In announcing the new features yesterday, both TikTok and Instagram were strangely in-sync on their reasons for the rollouts. In a blog post, TikTok said that a recent study with the online-safety group Internet Matters found that users (especially teenagers) have a better experience if they feel in control of their online behavior.

Meanwhile, Instagram pointed to a study that found that 58.2% of users felt nudges made their app experience better “by helping them become more mindful of their time on-platform.” Again, it’s all about the feeling that they’re controlling their experience, not the app controlling them.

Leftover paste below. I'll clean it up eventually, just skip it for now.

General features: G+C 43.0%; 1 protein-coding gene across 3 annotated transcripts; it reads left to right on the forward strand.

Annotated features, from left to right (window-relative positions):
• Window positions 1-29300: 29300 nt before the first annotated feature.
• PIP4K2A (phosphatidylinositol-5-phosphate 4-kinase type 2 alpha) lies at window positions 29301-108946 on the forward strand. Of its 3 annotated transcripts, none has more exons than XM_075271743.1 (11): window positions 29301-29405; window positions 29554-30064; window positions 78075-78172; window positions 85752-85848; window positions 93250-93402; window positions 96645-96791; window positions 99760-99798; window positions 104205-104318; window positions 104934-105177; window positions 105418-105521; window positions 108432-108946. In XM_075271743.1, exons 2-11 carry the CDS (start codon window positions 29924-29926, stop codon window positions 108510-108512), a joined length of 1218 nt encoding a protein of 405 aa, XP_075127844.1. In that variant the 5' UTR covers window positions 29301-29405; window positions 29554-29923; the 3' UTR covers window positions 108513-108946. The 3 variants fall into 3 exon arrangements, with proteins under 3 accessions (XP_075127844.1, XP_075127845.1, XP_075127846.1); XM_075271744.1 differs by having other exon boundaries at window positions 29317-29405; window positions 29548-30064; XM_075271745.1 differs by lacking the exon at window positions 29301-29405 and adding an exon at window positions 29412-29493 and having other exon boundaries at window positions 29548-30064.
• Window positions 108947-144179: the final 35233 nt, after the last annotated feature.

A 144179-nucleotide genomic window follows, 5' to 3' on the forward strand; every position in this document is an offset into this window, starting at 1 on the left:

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Amazon opens the piggy bank for live-shopping influencers

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Amazon live // Illustration by Kate Walker

Amazon opens the piggy bank for live-shopping influencers

 

Future. Amazon Live (the e-commerce giant’s version of QVC) is offering thousands of dollars in guaranteed money to influencers who will leave TikTok or YouTube to work exclusively for the service. But with many influencers turning the gig down because of Amazon’s lack of a social media incentive to do the livestreams, Amazon Live may consider integrating Twitch (which Amazon owns) into the feature to solve the problem.

Viral QVC

Amazon wants stars, not just for its Prime Originals but also for its Amazon Live service. Per Input, Amazon has been offering top dollar to woo influencers.